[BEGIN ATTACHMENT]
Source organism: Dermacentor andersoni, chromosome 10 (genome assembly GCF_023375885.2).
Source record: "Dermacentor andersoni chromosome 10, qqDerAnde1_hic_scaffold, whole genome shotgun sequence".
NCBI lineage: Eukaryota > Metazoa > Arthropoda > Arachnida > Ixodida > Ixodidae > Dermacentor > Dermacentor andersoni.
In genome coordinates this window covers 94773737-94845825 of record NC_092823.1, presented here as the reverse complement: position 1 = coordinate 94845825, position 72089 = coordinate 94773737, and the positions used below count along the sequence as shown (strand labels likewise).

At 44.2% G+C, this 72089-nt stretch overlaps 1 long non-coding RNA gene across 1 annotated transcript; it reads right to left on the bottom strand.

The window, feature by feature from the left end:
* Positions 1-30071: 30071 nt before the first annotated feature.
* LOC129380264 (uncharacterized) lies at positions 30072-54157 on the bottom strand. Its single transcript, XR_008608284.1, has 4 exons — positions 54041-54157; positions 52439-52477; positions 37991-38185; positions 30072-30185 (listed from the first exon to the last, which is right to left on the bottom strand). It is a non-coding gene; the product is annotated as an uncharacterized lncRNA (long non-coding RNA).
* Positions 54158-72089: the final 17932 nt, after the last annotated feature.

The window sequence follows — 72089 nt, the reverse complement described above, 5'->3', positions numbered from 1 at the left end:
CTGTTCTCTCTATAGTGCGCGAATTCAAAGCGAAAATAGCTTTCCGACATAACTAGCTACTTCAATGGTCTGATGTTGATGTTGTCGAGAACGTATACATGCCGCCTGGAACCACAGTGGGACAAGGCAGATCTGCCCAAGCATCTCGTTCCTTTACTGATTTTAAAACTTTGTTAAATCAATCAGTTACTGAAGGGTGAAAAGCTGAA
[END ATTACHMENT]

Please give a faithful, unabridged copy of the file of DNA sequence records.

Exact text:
Source organism: Dermacentor andersoni, chromosome 10 (genome assembly GCF_023375885.2).
Source record: "Dermacentor andersoni chromosome 10, qqDerAnde1_hic_scaffold, whole genome shotgun sequence".
NCBI lineage: Eukaryota > Metazoa > Arthropoda > Arachnida > Ixodida > Ixodidae > Dermacentor > Dermacentor andersoni.
In genome coordinates this window covers 94773737-94845825 of record NC_092823.1, presented here as the reverse complement: position 1 = coordinate 94845825, position 72089 = coordinate 94773737, and the positions used below count along the sequence as shown (strand labels likewise).

At 44.2% G+C, this 72089-nt stretch overlaps 1 long non-coding RNA gene across 1 annotated transcript; it reads right to left on the bottom strand.

The window, feature by feature from the left end:
* Positions 1-30071: 30071 nt before the first annotated feature.
* LOC129380264 (uncharacterized) lies at positions 30072-54157 on the bottom strand. Its single transcript, XR_008608284.1, has 4 exons — positions 54041-54157; positions 52439-52477; positions 37991-38185; positions 30072-30185 (listed from the first exon to the last, which is right to left on the bottom strand). It is a non-coding gene; the product is annotated as an uncharacterized lncRNA (long non-coding RNA).
* Positions 54158-72089: the final 17932 nt, after the last annotated feature.

The window sequence follows — 72089 nt, the reverse complement described above, 5'->3', positions numbered from 1 at the left end:
CTGTTCTCTCTATAGTGCGCGAATTCAAAGCGAAAATAGCTTTCCGACATAACTAGCTACTTCAATGGTCTGATGTTGATGTTGTCGAGAACGTATACATGCCGCCTGGAACCACAGTGGGACAAGGCAGATCTGCCCAAGCATCTCGTTCCTTTACTGATTTTAAAACTTTGTTAAATCAATCAGTTACTGAAGGGTGAAAAGCTGAA